Know Your Fiber: Yak

Posted on August 01 2017

Know Your Fiber:  Yak
Yak is a relatively recent addition to the fibers easily available to the knitters, crocheters, spinners and weavers on this side of the world. The undercoat of the yak, known as yak down, is making inroads in local fiber arts stores throughout North America. Yak down has a micron measurement similar to cashmere, which means that yarn made from this luxury fiber is one of the softest and most snuggly fibers you can find.

Domesticated yaks are found in the higher altitudes in Central Asia, as far south as the Himalayas, across the Tibetan Plateau, and as far north as Mongolia and nearby parts of Russia. Due to their physiology, they can only thrive in these highlands. The earliest available records show that yaks were already domesticated by 8 BCE by the nomadic Qiang people on the Tibetan Plateau, who were instrumental in spreading domesticated yak along with other aspects of their culture throughout the Central Asia region. However, the process of domesticating wild yaks is thought to have begun as much as 10,000 years earlier, with evidence of trade showing around 2800 - 2300 BCE.

Although nomadic culture in Central Asia has waned in some countries, it remains a living culture in others, such as in Mongolia. Yaks today are raised throughout Central Asia largely by nomadic people, and on small farms by people who don’t live a nomadic life. They are still used the same way they have been used for thousands of years – for milk, meat, dung for fuel, hides, and fiber. They are also used as pack animals by nomadic tribes, and as plow animals for farmers.

Yak and cashmere goats are both raised as fiber animals by nomads in the highlands of Central Asia. Cashmere goats, unfortunately, are quite rough on the grasslands, causing damage by roaming the grazing lands with sharp hooves that tear up the ground and by their method of grazing which rips up plants by the roots. This has turned some areas' grasslands into barren areas, not able to support either yak or goats. Yaks on the other hand, have feet that are gentler on the grasslands, and their grazing only removes the top of plants, ensuring that the plant can continue to grow after the yaks have moved on. In an effort to prevent this continued destruction of their grasslands, some groups of nomads have decided to return to raising yak and selling the down as a luxury fiber. Here at Northwest Yarns, we are happy to support this endeavor, and we are constantly looking to add new yak fiber and yarns to our inventory.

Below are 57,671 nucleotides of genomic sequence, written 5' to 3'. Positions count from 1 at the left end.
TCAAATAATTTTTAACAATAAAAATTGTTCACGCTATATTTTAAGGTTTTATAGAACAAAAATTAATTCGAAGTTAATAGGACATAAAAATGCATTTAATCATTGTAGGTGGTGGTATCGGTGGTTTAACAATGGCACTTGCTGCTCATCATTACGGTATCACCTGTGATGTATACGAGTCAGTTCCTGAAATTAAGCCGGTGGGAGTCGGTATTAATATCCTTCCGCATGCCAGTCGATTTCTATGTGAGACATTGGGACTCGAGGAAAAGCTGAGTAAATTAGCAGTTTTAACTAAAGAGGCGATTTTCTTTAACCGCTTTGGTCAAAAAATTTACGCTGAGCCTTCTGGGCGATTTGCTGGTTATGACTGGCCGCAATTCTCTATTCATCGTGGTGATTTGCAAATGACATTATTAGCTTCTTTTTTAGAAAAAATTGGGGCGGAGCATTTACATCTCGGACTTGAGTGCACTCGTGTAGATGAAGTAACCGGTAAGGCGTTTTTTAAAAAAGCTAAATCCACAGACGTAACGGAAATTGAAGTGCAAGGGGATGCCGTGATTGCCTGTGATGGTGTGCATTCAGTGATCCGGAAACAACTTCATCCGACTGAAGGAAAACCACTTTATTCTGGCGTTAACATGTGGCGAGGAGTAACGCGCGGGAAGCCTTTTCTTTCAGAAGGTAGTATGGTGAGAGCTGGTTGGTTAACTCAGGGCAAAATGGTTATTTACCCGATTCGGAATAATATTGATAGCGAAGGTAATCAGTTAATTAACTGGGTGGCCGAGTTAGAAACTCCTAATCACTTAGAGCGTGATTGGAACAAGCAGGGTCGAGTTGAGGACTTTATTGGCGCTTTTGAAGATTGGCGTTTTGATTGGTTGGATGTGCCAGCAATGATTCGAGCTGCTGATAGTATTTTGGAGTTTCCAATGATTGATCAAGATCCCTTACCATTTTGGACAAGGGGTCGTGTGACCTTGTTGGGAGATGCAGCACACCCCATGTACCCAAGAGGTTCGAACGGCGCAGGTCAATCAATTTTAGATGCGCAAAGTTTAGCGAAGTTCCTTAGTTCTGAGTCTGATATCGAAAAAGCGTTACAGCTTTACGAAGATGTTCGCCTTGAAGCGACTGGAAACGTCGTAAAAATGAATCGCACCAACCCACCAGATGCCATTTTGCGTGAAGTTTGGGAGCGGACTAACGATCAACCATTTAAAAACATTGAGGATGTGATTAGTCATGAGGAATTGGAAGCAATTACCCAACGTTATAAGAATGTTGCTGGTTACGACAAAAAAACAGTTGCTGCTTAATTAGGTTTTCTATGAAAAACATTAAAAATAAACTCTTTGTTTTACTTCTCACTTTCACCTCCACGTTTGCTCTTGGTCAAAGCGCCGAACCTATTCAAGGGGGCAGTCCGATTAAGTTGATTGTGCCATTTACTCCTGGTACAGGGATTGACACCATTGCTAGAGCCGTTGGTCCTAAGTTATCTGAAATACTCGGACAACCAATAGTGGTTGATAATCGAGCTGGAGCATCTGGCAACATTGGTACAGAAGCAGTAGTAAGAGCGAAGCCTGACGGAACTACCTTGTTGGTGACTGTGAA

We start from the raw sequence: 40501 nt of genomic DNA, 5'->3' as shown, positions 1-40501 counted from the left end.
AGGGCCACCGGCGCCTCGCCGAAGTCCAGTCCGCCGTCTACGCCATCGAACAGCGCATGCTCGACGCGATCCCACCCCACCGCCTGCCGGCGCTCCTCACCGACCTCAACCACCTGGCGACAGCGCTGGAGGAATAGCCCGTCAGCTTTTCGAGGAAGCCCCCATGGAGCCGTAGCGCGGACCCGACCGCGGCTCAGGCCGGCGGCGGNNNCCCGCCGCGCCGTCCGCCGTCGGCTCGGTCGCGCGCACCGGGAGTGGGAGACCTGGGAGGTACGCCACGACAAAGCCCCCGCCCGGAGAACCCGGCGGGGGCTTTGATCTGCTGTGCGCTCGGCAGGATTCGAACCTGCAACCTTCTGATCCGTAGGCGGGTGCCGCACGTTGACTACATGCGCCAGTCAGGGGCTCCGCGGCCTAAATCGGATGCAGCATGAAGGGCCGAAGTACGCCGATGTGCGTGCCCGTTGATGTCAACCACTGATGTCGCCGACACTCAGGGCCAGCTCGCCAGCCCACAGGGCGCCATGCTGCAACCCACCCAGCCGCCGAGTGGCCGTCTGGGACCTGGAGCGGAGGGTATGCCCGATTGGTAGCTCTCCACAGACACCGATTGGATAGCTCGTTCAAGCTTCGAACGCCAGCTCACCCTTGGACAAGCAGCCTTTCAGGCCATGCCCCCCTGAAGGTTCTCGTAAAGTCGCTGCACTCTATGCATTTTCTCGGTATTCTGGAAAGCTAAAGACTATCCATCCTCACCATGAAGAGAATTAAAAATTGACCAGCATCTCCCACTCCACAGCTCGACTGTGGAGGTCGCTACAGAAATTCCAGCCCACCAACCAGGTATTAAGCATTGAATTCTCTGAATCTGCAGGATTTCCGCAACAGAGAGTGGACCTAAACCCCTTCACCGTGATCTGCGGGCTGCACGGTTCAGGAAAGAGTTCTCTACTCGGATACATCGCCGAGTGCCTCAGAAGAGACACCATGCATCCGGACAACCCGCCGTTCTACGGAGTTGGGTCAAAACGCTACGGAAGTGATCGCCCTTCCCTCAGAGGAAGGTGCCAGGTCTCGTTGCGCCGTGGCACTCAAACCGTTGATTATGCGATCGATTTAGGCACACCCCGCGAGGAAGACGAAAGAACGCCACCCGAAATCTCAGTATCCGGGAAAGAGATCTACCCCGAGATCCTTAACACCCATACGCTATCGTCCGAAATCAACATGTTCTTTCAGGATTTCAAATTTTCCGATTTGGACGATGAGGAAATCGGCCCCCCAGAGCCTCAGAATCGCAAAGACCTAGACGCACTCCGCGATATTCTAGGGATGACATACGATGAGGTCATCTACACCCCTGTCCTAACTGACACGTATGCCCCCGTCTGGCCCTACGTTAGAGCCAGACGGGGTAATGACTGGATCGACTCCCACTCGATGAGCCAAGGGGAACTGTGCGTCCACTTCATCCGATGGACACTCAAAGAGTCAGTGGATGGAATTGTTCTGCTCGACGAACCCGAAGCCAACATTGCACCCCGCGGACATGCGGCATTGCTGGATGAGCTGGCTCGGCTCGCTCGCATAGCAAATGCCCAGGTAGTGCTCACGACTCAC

Three different types of fiber can be harvested from yaks. The coarse, longer hairs are used by nomads to make tents. Medium thickness yak fiber is used to make ropes, tents, and sturdy blankets. The softest fiber, the undercoat, is called yak down and is used to make yarn. Yak down has a diameter of 15-20 microns. To compare, cashmere has a diameter no larger than 19 microns.

Yak down is hypoallergenic, and is very warm while remaining breathable. It also has a wonderful drape along with good elasticity. It is a luxury fiber for both its amazing softness and limited availability; each yak only produces 1 kilogram of down per year. As a short staple fiber, it is frequently blended with wool or other fibers in commercially available yarns to produce a wonderful product with superior softness. However, all our spinners out there have also enjoyed spinning 100% yak yarn using short staple fiber spinning techniques.

If you are interested in working with this amazing fiber, please stop by the store or visit our website. We have yak yarns and spinning fiber just waiting to be used in your next project!

0 comments

Leave a comment

All blog comments are checked prior to publishing

Recent Posts